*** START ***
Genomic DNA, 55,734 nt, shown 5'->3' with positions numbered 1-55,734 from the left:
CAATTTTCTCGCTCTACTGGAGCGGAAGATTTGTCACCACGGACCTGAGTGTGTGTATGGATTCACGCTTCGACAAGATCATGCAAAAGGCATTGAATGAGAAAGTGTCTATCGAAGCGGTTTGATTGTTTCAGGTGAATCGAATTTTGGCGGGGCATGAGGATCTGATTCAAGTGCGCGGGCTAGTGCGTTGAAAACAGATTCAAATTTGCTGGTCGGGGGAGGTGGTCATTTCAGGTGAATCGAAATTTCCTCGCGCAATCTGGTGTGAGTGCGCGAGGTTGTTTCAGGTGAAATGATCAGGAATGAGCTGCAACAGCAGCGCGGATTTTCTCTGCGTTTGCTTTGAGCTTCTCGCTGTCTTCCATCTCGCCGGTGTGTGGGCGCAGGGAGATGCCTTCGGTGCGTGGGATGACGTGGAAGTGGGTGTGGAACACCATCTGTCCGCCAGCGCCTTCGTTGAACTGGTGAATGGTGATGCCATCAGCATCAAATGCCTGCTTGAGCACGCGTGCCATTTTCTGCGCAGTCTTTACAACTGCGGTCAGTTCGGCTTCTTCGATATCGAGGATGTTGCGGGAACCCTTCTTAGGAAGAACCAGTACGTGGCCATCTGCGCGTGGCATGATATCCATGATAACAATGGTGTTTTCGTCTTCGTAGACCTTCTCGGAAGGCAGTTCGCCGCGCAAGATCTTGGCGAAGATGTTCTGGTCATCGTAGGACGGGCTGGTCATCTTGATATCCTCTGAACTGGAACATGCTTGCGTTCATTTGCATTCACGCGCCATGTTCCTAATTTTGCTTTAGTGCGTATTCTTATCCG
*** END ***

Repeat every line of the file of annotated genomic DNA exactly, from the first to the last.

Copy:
Genomic DNA, 55,734 nt, shown 5'->3' with positions numbered 1-55,734 from the left:
CAATTTTCTCGCTCTACTGGAGCGGAAGATTTGTCACCACGGACCTGAGTGTGTGTATGGATTCACGCTTCGACAAGATCATGCAAAAGGCATTGAATGAGAAAGTGTCTATCGAAGCGGTTTGATTGTTTCAGGTGAATCGAATTTTGGCGGGGCATGAGGATCTGATTCAAGTGCGCGGGCTAGTGCGTTGAAAACAGATTCAAATTTGCTGGTCGGGGGAGGTGGTCATTTCAGGTGAATCGAAATTTCCTCGCGCAATCTGGTGTGAGTGCGCGAGGTTGTTTCAGGTGAAATGATCAGGAATGAGCTGCAACAGCAGCGCGGATTTTCTCTGCGTTTGCTTTGAGCTTCTCGCTGTCTTCCATCTCGCCGGTGTGTGGGCGCAGGGAGATGCCTTCGGTGCGTGGGATGACGTGGAAGTGGGTGTGGAACACCATCTGTCCGCCAGCGCCTTCGTTGAACTGGTGAATGGTGATGCCATCAGCATCAAATGCCTGCTTGAGCACGCGTGCCATTTTCTGCGCAGTCTTTACAACTGCGGTCAGTTCGGCTTCTTCGATATCGAGGATGTTGCGGGAACCCTTCTTAGGAAGAACCAGTACGTGGCCATCTGCGCGTGGCATGATATCCATGATAACAATGGTGTTTTCGTCTTCGTAGACCTTCTCGGAAGGCAGTTCGCCGCGCAAGATCTTGGCGAAGATGTTCTGGTCATCGTAGGACGGGCTGGTCATCTTGATATCCTCTGAACTGGAACATGCTTGCGTTCATTTGCATTCACGCGCCATGTTCCTAATTTTGCTTTAGTGCGTATTCTTATCCG